One of the most famous products of this district is the "Dhakki date", which is exported to the Middle East, United States, and Europe. This date or khajoor is grown in the nearby village of Dhakki, 49 km away on Chashma Road. This district also produces wheat, sugar cane, rice, and a famous variety of mango called the langra. The most desirable langras are grown in the village of Panyala. Nowadays D I Khan is increasingly exporting another type of dried date called chooara. The majority of chooara are produced in Dhakki, Mitrah Abad and Saidu Wali. Saidu Wali is a village situated in Tehsil Pahar Pur, about 58 km from D I Khan near Dhakki and Pahar Pur. There are also coal mines in the village of Saidu Wali, on the edge of CRBC Canal.

The bazaars of the city all converge in one area, called Chowgalla (literally "intersection"). Major bazaars include Topanwala Bazaar, Bhatiya Bazaar, Muslim Bazaar, Commissioneri Bazaar, Kalan Bazaar and Bakhiri Bazaar.

Like other cities and towns of the Saraiki-speaking belt, Dera Ismail Khan is famous for a dessert delicacy called sohan (halwa). Shops selling this sweet are primarily situated in Topawaala Bazaar. The city is also known for a dish called sobat.

Dera Ismail Khan is famous for its lacquered woodwork, glass and ivory ware, mats, and sarongs. Newer industries within the city include sugar, soap, textile and oil milling. Radio Pakistan is situated in D. I. Khan., telecasting Saraiki and Pashto programmes. CRBC Canal is the major canal that provides water for irrigation.

Transport

The nearest railway station is 20 km away at Darya Khan, on the eastern and opposite bank of the Indus River.

  • Daewoo bus service to all major cities of Pakistan
  • Air link via Pakistan International Airlines to all major cities of Pakistan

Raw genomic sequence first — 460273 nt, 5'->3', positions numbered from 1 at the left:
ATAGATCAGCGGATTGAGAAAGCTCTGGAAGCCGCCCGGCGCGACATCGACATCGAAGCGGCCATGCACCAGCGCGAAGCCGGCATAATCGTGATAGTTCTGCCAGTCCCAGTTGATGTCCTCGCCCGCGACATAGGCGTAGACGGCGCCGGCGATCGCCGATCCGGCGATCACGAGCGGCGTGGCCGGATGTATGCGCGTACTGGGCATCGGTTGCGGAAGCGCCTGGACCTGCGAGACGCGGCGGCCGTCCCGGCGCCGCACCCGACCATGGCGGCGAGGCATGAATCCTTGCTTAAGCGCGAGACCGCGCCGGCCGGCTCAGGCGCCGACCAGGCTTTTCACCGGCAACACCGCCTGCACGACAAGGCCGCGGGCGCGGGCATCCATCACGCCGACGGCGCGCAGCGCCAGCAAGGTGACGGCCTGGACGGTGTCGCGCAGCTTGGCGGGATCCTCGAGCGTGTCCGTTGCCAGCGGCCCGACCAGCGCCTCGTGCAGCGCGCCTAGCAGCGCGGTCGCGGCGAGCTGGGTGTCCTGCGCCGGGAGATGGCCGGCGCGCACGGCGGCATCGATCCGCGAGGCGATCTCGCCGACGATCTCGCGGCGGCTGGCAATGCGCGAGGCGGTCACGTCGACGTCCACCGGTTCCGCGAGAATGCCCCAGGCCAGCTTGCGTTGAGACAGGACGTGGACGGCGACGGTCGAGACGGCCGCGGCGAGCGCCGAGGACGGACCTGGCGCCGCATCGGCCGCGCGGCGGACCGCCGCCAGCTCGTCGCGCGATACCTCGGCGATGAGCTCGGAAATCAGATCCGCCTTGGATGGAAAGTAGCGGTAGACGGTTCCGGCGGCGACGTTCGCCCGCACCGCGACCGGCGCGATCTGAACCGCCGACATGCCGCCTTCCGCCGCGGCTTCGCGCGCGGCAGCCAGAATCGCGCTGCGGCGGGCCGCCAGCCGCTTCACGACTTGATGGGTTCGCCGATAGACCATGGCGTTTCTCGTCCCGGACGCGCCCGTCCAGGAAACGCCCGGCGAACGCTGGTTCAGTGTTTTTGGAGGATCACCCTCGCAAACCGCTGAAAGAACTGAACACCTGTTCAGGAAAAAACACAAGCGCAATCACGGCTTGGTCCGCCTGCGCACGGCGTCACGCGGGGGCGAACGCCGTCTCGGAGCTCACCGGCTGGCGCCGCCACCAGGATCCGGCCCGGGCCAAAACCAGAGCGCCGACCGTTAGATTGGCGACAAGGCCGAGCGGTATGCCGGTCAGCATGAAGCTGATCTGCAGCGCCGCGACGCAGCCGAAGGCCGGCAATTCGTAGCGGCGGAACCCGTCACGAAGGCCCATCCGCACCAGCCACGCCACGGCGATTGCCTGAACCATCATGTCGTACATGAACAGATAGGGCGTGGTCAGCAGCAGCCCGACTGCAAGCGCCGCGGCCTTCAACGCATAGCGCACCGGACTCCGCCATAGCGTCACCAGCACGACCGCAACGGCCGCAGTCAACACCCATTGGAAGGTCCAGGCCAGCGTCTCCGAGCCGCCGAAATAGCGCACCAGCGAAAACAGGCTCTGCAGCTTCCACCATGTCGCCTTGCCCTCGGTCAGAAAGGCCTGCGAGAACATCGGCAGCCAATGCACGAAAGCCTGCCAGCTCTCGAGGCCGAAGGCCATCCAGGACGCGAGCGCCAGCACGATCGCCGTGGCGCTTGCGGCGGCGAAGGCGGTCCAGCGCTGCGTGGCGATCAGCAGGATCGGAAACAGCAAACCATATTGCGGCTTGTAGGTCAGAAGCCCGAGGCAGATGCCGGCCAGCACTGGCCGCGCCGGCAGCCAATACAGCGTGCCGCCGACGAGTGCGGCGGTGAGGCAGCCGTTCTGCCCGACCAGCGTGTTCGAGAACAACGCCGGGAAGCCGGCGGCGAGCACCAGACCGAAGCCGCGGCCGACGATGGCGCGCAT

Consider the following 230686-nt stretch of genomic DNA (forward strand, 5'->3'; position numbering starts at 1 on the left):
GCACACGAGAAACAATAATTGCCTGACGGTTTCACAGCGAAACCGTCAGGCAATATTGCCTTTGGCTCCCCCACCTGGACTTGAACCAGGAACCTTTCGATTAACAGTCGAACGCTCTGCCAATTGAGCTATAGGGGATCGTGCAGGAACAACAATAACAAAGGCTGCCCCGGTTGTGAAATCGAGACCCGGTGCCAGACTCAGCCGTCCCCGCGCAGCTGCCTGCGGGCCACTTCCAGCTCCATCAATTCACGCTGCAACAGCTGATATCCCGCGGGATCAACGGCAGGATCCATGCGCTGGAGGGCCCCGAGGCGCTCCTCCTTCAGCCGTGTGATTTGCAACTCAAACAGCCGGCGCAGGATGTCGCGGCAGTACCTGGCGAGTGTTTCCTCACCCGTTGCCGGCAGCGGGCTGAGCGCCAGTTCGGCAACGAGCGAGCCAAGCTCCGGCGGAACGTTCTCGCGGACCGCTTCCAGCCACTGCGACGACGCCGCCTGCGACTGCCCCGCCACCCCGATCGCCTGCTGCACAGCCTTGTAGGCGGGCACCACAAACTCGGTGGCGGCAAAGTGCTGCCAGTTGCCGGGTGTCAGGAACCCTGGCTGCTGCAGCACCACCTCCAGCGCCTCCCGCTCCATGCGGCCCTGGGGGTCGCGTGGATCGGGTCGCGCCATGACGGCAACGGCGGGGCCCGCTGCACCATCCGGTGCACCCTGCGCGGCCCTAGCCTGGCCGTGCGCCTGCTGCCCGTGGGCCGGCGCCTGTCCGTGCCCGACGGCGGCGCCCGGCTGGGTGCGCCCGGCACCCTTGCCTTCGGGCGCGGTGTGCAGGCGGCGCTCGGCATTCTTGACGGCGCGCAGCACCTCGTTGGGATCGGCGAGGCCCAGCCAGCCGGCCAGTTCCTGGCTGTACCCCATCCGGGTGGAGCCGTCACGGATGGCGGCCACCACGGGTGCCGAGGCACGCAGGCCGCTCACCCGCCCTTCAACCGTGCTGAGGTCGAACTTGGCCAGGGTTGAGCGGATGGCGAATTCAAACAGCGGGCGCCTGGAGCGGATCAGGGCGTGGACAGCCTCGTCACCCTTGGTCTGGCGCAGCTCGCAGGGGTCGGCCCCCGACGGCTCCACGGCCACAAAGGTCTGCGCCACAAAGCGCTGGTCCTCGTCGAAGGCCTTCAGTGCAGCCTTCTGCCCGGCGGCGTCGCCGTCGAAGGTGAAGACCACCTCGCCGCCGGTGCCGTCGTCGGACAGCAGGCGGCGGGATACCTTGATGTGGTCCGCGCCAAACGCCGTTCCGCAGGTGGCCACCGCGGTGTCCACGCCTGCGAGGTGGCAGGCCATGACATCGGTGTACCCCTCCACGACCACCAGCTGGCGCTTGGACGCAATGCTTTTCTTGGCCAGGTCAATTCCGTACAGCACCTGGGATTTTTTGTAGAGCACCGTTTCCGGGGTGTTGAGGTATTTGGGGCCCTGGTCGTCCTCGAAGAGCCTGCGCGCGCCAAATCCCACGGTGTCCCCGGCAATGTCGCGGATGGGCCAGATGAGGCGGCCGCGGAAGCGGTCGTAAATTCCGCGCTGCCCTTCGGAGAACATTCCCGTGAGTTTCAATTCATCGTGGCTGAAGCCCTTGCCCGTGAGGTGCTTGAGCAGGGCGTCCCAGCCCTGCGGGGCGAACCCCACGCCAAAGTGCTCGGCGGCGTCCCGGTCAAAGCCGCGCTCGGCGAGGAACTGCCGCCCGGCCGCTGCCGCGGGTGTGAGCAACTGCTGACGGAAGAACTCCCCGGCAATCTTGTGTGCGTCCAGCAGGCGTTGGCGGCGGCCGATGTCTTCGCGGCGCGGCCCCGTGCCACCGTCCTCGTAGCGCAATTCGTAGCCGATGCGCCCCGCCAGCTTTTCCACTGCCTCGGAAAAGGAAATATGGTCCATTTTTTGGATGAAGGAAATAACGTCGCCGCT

• Karachi bus terminal
  • Lahore Adda
  • Baloch Runners
  • Main Lari Adda D. I. Khan
  • Niazi bus stand
  • Proa Adda

See also


KhanQah Musa Zai Sharif D.I.Khan

Village Musa Zai Sharif is situated 70 Km away in West of D.I.Khan and it is 5 Km in North of Tehsil Daraban Kalan. Neary 450 years ago Musa Khan Mian Khail laid stone of this village. It is a mix culture area and two languages i.e. Saraiki and Pashto are spoken frequently by both groups and vice versa... The main reasons behind the popularity of this village all over the world is that of Famous Khanqah Ahmadia Saeedia Naqbandia constructed by Hazrat Khawaja Dost Muhammad Qandhari RA in 1850 with the order of His Master Hazrat Shah Ahmad Saeed RA.

References

External links


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Look at other dictionaries:

  • Dera Ismail Khan —   [ deərə ɪs maɪl kɑːn], Stadt in der North West Frontier Province, von Pakistan, am Westufer des Indus, 68 000 Einwohner; Universität (gegründet 1974).   Geschichte:   Ende des 15. Jahrhunderts gegründet und nach dem Belutschenfürsten Ismael… …   Universal-Lexikon

  • Dera Ismail Khan — 31°49′N 70°55′E / 31.817, 70.917 …   Wikipédia en Français

  • Dera Ismail Khan — ▪ Pakistan       town, North West Frontier Province, Pakistan, just west of the Indus River. The town was named for Ismāʿīl Khān, son of the 15th century Baloch chief who founded it. The old town, 4 miles (6 km) east, was washed away by the Indus …   Universalium

  • Dera Ismail Khan — Original name in latin Dera Isml Khn Name in other language Dera Ismail Khan, Dera Isml Khn State code PK Continent/City Asia/Karachi longitude 31.83269 latitude 70.9024 altitude 178 Population 101616 Date 2012 01 17 …   Cities with a population over 1000 database

  • Dera Ismail Khan District —   District   Map of Khyber Pakhtunkhwa with Dera Ismail Khan District highlighted …   Wikipedia

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  • Dera Ismail Khan Division — was an administrative division of the Khyber Pakhtunkhwa province of Pakistan, until the reforms of 2000 abolished the third tier of government. Until the 1990s it also contained Bannu Division, at abolition it contained the districts of Dera… …   Wikipedia

  • Dera Ismail Khan Cantonment — is a cantonment adjacent to Dera Ismail Khan in Khyber Pakhtunkhwa, Pakistan. v …   Wikipedia

  • Dera Ismail Khan District — Admin ASC 2 Code Orig. name Dera Ismāīl Khān District Country and Admin Code PK.03.1180282 PK …   World countries Adminstrative division ASC I-II